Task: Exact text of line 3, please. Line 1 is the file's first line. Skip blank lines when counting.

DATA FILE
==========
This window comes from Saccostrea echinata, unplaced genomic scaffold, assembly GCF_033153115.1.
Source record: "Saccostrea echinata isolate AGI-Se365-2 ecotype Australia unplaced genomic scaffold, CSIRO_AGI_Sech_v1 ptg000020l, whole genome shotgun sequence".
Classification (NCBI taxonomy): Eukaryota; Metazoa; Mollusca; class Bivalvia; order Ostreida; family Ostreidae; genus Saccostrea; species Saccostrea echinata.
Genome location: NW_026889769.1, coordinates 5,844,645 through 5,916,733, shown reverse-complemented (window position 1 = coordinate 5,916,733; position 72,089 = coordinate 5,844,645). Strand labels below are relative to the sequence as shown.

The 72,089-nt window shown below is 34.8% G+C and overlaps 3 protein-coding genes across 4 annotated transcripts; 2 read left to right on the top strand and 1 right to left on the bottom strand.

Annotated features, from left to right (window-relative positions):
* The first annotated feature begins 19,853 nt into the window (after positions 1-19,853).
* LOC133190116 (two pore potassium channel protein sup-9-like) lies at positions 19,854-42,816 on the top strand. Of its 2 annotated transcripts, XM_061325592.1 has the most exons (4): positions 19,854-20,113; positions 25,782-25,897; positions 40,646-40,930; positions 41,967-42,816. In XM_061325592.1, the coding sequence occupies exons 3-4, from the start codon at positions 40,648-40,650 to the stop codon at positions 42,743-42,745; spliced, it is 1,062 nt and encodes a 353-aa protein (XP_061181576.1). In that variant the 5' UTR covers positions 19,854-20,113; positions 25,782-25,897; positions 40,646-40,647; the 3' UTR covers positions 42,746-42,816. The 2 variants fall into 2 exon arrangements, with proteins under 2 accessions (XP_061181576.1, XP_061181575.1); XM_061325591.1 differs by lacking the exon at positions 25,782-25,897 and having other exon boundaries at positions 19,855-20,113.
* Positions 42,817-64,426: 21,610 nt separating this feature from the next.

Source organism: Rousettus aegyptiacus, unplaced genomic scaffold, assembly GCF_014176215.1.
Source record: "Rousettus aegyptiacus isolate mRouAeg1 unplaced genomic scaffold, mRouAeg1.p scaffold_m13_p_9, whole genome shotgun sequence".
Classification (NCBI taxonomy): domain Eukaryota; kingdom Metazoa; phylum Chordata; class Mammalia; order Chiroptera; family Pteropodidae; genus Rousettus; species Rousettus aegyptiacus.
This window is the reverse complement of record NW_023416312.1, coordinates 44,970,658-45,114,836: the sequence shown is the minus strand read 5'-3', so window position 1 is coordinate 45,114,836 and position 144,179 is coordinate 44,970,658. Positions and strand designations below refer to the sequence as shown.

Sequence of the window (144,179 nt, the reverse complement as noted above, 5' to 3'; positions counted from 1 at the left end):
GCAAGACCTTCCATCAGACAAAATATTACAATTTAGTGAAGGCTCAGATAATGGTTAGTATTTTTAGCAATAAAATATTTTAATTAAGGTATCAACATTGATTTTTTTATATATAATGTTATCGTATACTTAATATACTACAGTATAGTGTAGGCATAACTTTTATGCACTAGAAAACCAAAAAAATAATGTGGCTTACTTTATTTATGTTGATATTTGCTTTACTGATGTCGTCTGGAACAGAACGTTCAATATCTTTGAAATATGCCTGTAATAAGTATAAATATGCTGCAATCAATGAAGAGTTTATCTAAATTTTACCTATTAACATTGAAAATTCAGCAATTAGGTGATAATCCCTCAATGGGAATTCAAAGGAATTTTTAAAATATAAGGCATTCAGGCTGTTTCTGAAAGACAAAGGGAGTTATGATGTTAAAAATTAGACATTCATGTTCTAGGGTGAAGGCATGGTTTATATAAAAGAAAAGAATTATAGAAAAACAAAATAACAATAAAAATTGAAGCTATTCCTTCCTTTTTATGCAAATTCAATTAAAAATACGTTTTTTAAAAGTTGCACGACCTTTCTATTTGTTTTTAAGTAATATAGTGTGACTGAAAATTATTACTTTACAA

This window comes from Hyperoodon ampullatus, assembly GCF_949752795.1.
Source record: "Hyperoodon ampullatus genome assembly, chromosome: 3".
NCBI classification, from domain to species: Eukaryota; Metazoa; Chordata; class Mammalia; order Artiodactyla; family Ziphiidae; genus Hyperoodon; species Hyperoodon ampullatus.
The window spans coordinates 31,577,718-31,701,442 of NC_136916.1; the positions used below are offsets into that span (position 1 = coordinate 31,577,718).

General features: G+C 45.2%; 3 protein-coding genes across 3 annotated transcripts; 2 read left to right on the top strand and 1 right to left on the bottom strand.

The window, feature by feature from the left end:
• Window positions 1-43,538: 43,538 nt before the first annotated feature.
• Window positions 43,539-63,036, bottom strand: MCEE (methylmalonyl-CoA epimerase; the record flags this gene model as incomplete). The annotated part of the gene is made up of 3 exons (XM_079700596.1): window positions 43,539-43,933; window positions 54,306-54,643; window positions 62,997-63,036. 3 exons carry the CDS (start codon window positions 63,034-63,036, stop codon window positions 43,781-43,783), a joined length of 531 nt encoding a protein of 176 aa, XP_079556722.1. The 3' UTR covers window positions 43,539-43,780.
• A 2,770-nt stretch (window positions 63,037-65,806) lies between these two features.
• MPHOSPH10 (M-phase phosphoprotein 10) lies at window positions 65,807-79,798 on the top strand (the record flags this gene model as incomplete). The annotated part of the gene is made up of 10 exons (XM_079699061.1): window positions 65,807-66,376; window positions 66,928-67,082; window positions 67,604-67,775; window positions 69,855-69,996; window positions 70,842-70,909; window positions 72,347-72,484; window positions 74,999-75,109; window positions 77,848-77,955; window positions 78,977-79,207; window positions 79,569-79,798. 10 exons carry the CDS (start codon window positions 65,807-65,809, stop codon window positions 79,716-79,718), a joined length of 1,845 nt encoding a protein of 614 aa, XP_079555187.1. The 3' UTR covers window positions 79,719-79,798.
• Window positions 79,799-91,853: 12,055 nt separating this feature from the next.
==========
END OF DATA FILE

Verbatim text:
Classification (NCBI taxonomy): Eukaryota; Metazoa; Mollusca; class Bivalvia; order Ostreida; family Ostreidae; genus Saccostrea; species Saccostrea echinata.